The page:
One of the biggest keys that people always forget when looking for a training plan is that it has to fit you. It has to match the days you work out and it has to be for YOU. It seems to me that sometimes people get so obsessed with a given training plan or finding a training plan that they forget about who is doing all the training in the first place. If this means you have to sit down and write up your own training plan, so be it, but just make sure that the training plan is right for you.
I am a firm believer in the fact that anyone can run, anytime. Not just by being chased but you can run. Running may not always be easy, it may not always be fun, but you can do it. I also believe that the easiest way to injury and burn out is starting to fast. If you want to just start out and have absolutely no base, I have heard the best things about the couch to 5k plan. It sounds strange to start out walk running but it’s the best way to start. If your start out going to run two miles, the next day you’ll be sore, tired and will not want to run again. Not smart. Start slow, and allow your body time to heal and get used to running.
Another big thing is that you CAN change any training plan. I have had people ask me about a certain training plan and then they say something like, “But I just don’t want to do track workouts on Wednesday, I would just like to run nice easy mileage that day.” Um… Okay? So do it! You don’t have to follow the training plan to an exact science, all training plans are suggestions of improvement. There are SO many different training plans out there and you can use whatever part of them you want, piecing together a training plan that works for you is so important.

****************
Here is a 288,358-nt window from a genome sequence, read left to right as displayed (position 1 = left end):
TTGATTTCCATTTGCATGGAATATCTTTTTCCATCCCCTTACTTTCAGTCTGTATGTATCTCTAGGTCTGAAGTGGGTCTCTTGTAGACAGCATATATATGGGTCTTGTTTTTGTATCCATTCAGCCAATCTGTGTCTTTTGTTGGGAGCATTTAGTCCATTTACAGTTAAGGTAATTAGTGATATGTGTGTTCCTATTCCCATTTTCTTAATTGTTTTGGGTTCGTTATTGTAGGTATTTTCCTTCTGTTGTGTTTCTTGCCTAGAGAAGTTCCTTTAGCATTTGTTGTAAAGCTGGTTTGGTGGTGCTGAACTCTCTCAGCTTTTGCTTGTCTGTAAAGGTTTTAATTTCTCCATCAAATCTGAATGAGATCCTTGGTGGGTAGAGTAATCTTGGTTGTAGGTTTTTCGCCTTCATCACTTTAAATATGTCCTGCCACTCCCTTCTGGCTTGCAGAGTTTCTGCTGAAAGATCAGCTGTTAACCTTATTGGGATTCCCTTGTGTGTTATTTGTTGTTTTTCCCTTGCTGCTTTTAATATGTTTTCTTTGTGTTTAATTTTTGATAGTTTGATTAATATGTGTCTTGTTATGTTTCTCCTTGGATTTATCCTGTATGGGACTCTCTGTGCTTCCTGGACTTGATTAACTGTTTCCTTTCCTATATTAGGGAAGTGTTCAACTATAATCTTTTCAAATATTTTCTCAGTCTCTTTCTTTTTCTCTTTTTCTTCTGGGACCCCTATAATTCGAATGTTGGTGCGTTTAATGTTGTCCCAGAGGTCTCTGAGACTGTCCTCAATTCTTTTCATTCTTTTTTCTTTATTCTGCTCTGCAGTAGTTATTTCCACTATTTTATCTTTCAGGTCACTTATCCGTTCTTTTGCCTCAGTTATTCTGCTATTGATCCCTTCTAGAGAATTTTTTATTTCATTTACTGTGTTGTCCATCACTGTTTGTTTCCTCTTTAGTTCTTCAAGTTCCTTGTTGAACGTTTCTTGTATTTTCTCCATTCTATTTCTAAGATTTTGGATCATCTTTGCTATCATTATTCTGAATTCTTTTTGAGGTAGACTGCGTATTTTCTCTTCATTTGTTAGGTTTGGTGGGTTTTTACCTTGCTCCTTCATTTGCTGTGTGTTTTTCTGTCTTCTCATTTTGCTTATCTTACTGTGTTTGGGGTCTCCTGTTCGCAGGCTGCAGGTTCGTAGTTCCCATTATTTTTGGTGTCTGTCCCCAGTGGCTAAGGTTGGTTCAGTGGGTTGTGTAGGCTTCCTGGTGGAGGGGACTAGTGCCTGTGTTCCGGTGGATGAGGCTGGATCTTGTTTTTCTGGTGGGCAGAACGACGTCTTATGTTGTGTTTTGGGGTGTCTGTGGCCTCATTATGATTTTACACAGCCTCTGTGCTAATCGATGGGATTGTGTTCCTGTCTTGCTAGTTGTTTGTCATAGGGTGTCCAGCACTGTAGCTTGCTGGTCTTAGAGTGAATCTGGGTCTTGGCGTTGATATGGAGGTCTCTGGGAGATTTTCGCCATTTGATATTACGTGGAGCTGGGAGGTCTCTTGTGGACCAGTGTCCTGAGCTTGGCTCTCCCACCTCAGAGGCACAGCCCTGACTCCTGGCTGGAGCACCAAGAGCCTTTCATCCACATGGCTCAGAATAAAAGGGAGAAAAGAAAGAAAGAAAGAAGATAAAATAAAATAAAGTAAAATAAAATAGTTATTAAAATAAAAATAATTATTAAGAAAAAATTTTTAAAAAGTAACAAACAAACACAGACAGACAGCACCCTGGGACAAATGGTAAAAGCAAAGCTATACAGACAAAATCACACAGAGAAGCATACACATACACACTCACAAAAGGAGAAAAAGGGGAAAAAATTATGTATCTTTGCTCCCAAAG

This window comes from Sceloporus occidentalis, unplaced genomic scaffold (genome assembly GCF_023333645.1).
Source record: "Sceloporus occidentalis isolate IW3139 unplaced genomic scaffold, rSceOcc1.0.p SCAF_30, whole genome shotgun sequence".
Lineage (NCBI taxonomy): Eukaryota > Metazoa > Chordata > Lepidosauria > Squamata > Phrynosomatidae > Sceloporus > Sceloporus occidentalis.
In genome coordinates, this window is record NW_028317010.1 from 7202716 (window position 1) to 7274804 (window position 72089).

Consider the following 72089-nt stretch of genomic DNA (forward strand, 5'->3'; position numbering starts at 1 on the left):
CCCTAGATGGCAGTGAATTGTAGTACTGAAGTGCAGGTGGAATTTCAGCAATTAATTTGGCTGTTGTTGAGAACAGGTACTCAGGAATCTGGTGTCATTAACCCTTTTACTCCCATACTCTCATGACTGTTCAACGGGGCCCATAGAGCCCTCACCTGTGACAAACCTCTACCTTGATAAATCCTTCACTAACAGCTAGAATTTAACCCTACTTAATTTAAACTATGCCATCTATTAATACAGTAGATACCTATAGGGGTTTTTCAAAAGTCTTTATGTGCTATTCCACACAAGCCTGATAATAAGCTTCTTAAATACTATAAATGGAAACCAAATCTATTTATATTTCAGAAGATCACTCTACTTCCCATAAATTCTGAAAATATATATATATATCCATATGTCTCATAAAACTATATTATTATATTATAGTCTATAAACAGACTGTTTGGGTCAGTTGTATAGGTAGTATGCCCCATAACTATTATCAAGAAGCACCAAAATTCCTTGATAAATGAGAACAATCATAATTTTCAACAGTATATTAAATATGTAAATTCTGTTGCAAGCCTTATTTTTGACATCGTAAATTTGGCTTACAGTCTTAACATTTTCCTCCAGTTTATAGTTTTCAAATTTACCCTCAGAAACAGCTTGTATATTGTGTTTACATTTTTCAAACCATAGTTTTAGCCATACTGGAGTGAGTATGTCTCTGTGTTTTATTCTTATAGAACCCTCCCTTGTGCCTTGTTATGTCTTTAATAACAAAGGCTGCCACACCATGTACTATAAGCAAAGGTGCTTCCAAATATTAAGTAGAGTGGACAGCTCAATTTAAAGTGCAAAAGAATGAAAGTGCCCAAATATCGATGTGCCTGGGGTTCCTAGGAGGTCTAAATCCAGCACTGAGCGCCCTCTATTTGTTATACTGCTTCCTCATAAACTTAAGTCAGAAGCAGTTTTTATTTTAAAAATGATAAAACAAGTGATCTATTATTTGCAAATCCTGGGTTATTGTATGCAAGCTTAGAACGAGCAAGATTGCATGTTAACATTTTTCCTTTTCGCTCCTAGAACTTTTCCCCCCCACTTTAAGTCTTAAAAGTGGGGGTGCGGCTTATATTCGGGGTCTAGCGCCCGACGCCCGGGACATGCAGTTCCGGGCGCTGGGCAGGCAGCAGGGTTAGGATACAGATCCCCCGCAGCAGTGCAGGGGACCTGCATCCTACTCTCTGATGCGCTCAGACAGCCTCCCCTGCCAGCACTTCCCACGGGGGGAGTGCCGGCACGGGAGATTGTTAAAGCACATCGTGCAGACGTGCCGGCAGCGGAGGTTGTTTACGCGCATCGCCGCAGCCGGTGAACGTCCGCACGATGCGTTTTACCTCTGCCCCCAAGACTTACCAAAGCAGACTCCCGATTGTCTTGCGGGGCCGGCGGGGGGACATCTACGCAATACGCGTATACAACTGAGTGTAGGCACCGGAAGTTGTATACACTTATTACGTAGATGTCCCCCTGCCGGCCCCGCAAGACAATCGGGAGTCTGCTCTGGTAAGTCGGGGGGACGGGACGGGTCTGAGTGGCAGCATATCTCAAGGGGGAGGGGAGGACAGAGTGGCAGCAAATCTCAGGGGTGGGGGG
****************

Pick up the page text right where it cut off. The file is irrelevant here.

Lastly, before I go into some good links where I’ve found training plans is don’t get obsessed with your training plan. Some people would kill someone to if they don’t get their 6 mile tempo run in on Thursday evening because they had to stay late at work. Guess what? Stuff like this happens in real life and you have to be realistic with this plan. Sometimes when you oversleep and don’t get your workout in, it’s not the end of the world. You won’t completely ruin yourself for missing just one day. Don’t make it a habit to skip out on workouts, but also don’t pick a six day plan when you know you can only workout four days a week. Stuff comes up, live continues whether your training or not, and getting obsessive with your training plan isn’t going to help anyone improve.
So when choosing and looking at training plans think about yourself, think about what works for you, and think about your overall goal. Do you want to improve your health? Do you want to lose weight? Do you want to just finish a race? Do you want to improve your time?